Dana Spiotta teaches creative writing at New York's Syracuse University. Her first novel featured in the New York Times Notable Book list, while her second gained a book award.
Spiotta's latest, Stone Arabia, reflects back on the LA music scene of the 1970s and has gained glowing reviews in its home country. Which makes me feel like a bit of a sour duck.
Reading books is a bit like sampling wine. The glass you have in hand can be affected by what you have just eaten, the company, the setting, even memory. I think this novel, with its admirable premise and detail, was thrown off kilter by the books I have recently read.
I was tempted to ditch it at page 88, but I was curious enough to see how it would all fit together (or not) so I kept going.
This is the story of a brother (Nik) and a sister (Denise) who were raised by their mother after their father left. Everything revolves around Nik and his obsessions, although a sense of Denise emerges from this.
Nik used to be in bands and never stopped writing songs and producing music of all descriptions, from pop to low-fi to experimental. This is where you hit the crossroads. You will either love Nik's endless self-promotion (and see it as a remarkable device to bring the 70s music scene to life) or you will find it slightly tedious and not feel the 70s pulse at all.
Nik invents himself in the bands he forms, in the music he self-publishes, in the reviews he writes under pseudonyms, in the daily chronicles he writes. His fan club is pretty much his sister and perhaps his mother.
Spiotta's novel is like a collage of Nik or a pastiche of Nik that is more parody than story. All these bits and pieces - the letters he writes to Denise and in her name, the CD jackets, the fake reviews, the entry in the chronicles - take you right back to this particular time.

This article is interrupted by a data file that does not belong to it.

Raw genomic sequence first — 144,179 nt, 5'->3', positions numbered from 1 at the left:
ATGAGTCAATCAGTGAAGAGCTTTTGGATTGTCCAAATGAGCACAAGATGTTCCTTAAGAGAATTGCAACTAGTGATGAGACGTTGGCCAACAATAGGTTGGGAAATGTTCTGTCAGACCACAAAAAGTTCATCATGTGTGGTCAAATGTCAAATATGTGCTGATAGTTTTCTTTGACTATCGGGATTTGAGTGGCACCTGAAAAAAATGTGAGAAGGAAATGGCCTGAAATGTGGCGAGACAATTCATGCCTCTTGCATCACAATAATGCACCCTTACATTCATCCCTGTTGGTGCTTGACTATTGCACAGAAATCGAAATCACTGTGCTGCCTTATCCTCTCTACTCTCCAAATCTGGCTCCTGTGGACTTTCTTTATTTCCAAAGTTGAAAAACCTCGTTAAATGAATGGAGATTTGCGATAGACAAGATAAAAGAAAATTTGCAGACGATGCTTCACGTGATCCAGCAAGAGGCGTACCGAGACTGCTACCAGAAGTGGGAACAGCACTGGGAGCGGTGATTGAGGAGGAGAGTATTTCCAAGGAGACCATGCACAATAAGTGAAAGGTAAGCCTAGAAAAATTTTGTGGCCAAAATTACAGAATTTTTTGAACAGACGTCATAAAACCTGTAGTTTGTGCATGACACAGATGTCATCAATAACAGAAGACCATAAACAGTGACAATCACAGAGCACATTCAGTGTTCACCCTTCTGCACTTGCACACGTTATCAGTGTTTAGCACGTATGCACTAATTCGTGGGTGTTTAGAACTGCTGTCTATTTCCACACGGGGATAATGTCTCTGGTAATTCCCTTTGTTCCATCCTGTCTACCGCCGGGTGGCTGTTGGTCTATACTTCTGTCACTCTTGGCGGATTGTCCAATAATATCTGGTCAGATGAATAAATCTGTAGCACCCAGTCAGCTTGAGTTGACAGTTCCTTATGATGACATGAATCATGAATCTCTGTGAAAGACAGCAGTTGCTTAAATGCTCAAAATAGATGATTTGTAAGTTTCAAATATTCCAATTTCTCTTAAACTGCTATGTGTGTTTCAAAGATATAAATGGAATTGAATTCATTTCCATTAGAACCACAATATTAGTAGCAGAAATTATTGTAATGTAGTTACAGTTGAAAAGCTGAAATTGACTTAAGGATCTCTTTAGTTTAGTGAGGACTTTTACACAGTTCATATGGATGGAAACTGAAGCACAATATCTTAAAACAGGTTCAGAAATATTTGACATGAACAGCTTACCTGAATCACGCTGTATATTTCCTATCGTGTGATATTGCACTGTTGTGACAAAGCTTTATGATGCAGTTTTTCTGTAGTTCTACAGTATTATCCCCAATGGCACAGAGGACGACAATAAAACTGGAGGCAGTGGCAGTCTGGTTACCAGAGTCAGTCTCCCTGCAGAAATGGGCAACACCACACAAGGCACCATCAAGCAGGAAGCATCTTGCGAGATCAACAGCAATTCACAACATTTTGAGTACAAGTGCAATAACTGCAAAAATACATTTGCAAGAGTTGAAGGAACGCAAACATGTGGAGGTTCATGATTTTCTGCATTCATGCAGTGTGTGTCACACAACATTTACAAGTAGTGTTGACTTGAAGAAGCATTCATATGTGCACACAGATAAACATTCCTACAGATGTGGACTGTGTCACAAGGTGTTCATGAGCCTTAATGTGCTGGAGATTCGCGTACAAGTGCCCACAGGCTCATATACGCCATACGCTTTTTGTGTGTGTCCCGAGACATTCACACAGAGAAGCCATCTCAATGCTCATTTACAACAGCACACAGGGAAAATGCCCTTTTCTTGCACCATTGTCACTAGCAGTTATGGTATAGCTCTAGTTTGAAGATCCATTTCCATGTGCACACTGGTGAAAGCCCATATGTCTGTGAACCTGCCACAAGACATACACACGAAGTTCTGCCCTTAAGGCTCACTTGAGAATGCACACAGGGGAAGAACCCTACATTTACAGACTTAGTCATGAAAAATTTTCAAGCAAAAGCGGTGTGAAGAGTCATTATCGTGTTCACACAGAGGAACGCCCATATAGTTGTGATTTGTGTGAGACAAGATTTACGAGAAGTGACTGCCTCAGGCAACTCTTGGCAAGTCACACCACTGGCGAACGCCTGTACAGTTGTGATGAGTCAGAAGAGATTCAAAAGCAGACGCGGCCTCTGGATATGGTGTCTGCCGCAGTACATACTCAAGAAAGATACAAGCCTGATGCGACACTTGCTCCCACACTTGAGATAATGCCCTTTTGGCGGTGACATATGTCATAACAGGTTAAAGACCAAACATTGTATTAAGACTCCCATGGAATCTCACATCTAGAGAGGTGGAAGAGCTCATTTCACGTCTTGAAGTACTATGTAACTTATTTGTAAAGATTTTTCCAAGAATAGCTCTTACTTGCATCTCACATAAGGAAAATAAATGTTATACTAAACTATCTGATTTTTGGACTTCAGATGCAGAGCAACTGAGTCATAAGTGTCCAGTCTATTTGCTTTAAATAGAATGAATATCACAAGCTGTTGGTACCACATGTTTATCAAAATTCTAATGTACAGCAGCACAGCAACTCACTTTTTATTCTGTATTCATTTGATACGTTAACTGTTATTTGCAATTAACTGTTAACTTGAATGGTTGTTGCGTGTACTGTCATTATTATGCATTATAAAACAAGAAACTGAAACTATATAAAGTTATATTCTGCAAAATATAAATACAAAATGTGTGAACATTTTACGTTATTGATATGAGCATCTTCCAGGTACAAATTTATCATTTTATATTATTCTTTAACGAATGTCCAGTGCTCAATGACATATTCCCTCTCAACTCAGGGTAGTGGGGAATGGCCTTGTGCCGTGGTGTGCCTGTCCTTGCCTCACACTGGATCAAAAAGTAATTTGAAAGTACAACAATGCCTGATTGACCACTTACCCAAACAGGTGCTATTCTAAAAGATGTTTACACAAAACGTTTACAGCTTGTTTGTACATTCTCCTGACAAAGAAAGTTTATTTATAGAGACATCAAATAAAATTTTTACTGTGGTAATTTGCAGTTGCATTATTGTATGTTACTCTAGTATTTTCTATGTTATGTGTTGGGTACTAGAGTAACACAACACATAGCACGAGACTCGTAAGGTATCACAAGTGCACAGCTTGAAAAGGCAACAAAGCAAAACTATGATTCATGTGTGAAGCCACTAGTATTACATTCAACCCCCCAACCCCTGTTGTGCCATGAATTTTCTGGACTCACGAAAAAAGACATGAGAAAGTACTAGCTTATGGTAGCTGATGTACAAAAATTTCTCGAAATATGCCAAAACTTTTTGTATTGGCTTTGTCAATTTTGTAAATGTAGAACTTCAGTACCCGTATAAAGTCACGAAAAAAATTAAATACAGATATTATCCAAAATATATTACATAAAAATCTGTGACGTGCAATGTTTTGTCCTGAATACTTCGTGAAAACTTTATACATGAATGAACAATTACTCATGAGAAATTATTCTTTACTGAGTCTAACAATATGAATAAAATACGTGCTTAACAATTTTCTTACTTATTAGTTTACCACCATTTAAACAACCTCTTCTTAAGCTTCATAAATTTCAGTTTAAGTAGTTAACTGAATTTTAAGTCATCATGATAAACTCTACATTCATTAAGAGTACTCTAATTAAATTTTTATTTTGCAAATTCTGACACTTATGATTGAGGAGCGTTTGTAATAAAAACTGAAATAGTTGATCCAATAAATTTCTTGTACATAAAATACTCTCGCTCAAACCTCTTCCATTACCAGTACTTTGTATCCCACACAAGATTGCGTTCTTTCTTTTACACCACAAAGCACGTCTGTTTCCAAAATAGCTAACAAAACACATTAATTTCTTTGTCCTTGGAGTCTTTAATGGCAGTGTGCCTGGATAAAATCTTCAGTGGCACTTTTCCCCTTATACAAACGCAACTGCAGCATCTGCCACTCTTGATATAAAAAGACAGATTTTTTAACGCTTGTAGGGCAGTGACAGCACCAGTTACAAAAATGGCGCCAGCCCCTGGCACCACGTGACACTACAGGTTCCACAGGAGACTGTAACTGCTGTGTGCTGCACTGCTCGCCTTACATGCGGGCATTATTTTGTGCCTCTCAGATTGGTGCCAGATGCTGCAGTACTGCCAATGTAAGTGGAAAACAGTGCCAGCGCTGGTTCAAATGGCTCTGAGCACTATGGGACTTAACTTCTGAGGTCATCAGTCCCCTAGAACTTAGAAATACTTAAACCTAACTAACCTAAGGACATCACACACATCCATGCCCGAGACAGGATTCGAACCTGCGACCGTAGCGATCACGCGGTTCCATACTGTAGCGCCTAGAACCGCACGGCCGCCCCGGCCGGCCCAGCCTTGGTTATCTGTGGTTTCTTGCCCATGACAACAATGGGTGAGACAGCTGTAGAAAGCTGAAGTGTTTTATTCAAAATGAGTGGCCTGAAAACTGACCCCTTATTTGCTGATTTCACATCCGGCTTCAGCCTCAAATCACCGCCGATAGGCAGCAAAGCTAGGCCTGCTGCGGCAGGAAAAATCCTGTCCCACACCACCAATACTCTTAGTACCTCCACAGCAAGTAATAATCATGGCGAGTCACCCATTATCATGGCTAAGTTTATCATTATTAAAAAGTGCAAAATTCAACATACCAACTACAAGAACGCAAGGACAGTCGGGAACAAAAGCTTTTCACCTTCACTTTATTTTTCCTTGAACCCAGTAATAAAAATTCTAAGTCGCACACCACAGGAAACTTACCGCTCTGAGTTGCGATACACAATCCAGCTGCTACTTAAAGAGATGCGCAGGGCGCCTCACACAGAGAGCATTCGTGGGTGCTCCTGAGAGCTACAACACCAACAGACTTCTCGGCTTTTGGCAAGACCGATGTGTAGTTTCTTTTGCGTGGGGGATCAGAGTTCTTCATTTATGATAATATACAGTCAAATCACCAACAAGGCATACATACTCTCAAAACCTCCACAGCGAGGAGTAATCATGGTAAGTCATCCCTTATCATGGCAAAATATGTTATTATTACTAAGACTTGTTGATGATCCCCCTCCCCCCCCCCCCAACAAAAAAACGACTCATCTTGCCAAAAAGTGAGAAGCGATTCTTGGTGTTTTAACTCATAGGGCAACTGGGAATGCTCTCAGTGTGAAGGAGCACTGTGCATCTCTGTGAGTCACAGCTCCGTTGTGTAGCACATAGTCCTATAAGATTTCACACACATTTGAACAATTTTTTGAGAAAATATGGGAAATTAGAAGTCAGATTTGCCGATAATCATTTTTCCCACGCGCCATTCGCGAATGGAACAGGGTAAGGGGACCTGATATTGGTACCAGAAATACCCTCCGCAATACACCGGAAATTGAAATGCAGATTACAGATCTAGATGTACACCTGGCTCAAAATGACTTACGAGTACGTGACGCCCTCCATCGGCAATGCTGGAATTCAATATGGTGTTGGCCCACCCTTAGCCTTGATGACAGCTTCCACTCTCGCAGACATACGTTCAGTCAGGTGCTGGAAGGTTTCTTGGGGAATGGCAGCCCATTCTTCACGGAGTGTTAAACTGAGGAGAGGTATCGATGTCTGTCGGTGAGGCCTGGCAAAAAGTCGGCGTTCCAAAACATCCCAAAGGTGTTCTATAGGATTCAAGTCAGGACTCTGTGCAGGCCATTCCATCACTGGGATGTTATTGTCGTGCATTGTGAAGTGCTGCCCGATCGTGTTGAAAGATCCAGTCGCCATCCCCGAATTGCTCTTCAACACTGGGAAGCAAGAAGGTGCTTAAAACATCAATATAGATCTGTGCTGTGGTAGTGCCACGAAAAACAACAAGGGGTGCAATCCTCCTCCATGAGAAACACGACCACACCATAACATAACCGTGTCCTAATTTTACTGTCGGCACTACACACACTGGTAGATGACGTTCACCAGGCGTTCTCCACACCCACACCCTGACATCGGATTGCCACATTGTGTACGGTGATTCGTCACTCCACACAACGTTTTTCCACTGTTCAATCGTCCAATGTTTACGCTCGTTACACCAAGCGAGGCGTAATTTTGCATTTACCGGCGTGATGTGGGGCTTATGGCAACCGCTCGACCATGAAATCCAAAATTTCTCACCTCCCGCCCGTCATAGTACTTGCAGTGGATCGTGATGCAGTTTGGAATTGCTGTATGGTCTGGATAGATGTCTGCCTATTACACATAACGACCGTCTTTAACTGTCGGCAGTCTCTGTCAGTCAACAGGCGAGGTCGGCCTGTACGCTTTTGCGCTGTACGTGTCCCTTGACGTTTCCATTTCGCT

Yet despite all this extraordinary detail I am left holding a hollow egg. Perhaps a better analogy is a set of Russian dolls; each layer shining and intricate and bright, but at the end, a void.
It is, however, short-changing the book to say it is all about Nik.
You can go on the hunt for Denise. Denise is obsessed with her brother, doesn't love her boyfriend, is indifferent to the father of her child, loves her daughter, is a film aficionado.
You can go on the hunt for political threads - the role of the media, the presence and impact of violence, the way we are shaped and shape ourselves within contemporary ideology.
Overseas reviews have employed a vocabulary that includes words such as stunning, intelligent, triumph, virtuoso, gritty, mysterious and so on. Yes, some parts did move me, and though I admired the clever authorial shifts and layers, the hollow characters did nothing for either my heart or my intelligence.
by Dana Spiotta
(Text Publishing $37)
Reviewed by Paula Green